Growler Glass: $5
Growler Refill: $10
Quart Jar: Not for sale
Quart Jar Refill: No
BYO Growler: Yes

Laurelwood Public House & Brewery (5115 NE Sandy Blvd, 282-0622)
Laurelwood has also taken on the organic-beer challenge with their aptly named Free Range Red and Tree Hugger Porter. While big on hops, the Free Range Red is said to be “balanced and drinkable.” The Tree Hugger Porter works the chocolaty and malty side of beer like a good porter should.
Growler Glass: $4
Growler Refill: $10
Quart Jar: $2.50
Quart Jar Refill: $5.50
BYO Growler/Quart: Yes

New Old Lompoc (1616 NW 23rd Ave, 225-1855)
If you ever find yourself walking down NW 23rd with an ever-growing desire for something authentic, keep going through the alphabet until you get to the New Old Lompoc Pub just past Raleigh St. If they didn’t have you at New Old, they’ll get you with their Proletariat Red, which, as their website states, “reminds us that work is the curse of the drinking class.” New Old Lompoc brews are available at all four of their pub locations.
Growler Glass: No
Growler Refill: No
Quart Jar: $2.50
Quart Jar Refill: $6
BYO Quart: Yes

Roots Organic Brewing Company (235-7668, 1520 SE 7th Ave)
Roots was the first Oregon brewery to focus solely on organic beer. Five years later, they’re still at it with a handful of regular beers that are always on tap and a few seasonal brews that show up when the time is right. This time of year brings Gruit Kolsch or, as it should rightly be called, summer in a bottle.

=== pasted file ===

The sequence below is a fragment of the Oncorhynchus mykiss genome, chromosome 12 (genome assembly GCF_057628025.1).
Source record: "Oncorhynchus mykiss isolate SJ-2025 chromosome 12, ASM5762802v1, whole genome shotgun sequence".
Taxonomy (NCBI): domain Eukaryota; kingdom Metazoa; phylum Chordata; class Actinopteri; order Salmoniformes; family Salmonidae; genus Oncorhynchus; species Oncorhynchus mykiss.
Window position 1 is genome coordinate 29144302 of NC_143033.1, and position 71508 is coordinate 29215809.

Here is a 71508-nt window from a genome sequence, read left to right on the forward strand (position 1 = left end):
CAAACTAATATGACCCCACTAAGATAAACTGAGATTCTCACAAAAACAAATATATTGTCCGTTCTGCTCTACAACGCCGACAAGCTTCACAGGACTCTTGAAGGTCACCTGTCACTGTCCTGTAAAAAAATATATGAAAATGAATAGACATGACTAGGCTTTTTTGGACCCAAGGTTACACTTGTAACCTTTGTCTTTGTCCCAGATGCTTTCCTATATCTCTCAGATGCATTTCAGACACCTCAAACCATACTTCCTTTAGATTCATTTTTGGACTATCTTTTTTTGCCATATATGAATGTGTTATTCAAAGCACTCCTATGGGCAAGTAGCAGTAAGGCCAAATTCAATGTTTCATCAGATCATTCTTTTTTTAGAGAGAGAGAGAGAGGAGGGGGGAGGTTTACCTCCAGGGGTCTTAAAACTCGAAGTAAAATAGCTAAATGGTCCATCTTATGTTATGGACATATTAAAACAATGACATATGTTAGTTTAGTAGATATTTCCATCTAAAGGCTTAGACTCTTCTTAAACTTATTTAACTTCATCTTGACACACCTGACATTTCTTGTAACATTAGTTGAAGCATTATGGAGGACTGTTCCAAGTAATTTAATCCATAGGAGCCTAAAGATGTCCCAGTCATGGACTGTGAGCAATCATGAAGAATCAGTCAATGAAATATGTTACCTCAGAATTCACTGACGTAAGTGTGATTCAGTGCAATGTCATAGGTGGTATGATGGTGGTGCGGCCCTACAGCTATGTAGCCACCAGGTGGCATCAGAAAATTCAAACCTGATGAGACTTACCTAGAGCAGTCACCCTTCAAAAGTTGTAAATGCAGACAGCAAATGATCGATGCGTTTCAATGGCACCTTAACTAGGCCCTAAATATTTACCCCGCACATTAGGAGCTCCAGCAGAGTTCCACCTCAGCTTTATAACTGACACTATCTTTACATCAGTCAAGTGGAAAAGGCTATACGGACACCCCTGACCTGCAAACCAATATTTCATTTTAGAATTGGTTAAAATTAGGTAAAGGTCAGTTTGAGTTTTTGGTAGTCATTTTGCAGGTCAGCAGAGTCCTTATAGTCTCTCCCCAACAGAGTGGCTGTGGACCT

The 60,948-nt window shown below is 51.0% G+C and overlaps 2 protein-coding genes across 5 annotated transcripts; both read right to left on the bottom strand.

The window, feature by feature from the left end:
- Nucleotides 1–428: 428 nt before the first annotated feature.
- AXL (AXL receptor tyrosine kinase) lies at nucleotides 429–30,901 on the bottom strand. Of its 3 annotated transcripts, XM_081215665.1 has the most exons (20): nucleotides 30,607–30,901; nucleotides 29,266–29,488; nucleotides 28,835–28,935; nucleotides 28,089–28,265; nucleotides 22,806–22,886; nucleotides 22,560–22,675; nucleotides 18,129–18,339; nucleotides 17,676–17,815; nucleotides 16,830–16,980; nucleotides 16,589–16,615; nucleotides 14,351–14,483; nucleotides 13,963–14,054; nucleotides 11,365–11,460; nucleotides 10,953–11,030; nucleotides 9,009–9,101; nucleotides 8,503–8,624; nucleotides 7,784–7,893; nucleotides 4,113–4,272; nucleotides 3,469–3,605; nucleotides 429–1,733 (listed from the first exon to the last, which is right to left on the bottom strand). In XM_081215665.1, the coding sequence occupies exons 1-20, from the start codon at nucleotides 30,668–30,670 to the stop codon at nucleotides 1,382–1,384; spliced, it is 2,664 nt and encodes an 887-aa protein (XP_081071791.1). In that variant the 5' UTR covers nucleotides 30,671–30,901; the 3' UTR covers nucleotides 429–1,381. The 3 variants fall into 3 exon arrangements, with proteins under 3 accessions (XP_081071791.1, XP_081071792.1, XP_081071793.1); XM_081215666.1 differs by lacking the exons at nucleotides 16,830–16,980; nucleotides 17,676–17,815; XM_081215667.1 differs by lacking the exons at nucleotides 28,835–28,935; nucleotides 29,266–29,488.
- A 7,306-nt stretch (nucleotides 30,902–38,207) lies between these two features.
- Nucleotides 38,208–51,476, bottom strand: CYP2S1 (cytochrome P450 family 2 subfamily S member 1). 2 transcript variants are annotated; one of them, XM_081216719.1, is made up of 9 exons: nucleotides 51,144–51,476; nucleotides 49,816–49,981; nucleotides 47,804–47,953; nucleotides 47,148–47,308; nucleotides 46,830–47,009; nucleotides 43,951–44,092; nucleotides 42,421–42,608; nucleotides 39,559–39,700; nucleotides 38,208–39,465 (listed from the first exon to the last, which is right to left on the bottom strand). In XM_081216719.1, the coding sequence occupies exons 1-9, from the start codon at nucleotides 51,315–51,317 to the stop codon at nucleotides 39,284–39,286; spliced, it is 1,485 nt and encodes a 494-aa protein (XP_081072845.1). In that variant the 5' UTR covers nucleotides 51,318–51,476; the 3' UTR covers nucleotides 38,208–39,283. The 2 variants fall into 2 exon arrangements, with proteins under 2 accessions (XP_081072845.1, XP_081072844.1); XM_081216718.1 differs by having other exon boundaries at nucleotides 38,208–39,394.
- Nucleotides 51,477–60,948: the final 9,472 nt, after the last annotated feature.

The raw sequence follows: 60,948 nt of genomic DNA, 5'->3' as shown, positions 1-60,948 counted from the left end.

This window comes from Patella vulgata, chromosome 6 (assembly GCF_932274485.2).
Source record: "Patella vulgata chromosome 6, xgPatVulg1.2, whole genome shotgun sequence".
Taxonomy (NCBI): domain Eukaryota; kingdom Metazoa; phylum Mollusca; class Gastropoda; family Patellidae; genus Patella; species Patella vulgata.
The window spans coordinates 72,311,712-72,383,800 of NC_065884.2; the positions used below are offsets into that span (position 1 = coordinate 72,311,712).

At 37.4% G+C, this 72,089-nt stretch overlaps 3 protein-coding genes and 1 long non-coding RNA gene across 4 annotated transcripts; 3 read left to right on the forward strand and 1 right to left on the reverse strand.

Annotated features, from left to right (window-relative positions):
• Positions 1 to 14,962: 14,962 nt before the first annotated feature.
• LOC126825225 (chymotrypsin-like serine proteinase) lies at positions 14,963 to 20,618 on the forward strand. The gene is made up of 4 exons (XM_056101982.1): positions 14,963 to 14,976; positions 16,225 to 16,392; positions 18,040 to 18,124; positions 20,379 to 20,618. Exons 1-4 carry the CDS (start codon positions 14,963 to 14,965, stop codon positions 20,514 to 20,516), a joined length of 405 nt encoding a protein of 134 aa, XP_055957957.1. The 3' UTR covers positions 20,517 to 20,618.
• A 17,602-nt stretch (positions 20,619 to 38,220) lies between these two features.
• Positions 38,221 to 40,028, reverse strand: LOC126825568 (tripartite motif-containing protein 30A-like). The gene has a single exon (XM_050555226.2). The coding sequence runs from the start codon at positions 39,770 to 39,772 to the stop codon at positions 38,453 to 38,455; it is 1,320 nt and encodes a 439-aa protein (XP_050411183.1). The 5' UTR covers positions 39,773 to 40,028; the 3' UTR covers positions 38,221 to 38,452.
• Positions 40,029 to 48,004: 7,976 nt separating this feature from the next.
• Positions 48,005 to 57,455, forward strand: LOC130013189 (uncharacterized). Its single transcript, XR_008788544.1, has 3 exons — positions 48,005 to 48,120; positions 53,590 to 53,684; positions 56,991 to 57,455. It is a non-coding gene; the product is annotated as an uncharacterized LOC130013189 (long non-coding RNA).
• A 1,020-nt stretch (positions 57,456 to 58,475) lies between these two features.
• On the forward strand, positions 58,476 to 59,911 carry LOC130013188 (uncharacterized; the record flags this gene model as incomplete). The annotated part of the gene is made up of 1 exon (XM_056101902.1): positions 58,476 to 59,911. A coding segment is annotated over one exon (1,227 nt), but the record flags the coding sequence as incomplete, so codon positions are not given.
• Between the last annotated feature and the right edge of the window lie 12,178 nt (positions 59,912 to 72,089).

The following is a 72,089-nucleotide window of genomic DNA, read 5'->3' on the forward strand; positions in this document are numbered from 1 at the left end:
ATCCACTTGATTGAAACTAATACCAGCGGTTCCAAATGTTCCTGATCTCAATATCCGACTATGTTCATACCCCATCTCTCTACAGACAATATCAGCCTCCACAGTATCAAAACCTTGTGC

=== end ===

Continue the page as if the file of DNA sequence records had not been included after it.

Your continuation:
Growler Glass: $5
Growler Refill: $10, $12
Quart Jar: Not for sale
Quart Jar Refill: $7
BYO Growler/Quart: Yes

Widmer Brothers Gasthaus Pub (281-2437, 929 N Russell St)
The Widmer brothers—alternately known as Kurt and Rob or Rob and Kurt—started brewing beer as a hobby in the early ’80s. By 1984 they’d turned their hobby into a business, one that would be hugely successful. They first brewed the famous Widmer Hefeweizen, “American’s First Hefeweizen,” in 1986, when the microbrew culture in the Northwest was in its infancy.
Growler Glass: $30 (fancy), $7.50 (regular)
Growler Refill: $8
Quart Jar: Not for sale
Quart Jar Refill: $8 for two quarts (must have two)
BYO Growler/Quart: Yes

Rogue Distillery & Public House (222-5910, 1339 NW Flanders)
If you’re lucky and the rogues at Rogue are feeling generous, they might fill up a BridgePort growler even though BridgePort won’t return the favor. And by might they mean probably won’t. Welcome to Rogue Nation.
Growler Glass: $3
Growler Refill: $15–$19
Quart Jar: Not for sale
Quart Jar Refill: $7.50–$10
BYO Growler/Quart: Yes

Amnesia Brewing (281-7708, 832 N Beech St)
There’s something satisfying about saying the names of the beers at Amnesia: Dusty Trail Pale, Slow Train Porter, Desolation IPA. What’s even more satisfying is the little-bit-country-little-bit-rock-‘n’-roll attitude they have there. Located in an area of town where skinny jeans walk the streets on both women and men, it’s good to have a dash of country thrown in. And while they do fill growlers and quarts, their main requirement for a to-go beer receptacle is that it has a lid. If the law says they can fill it with beer, the folks at Amnesia will do it with a smile.
Growler Glass: Not for sale
Growler Refill: $13
Quart Jar: $1
Quart Jar Refill: $7
BYO Growler/Quart: Yes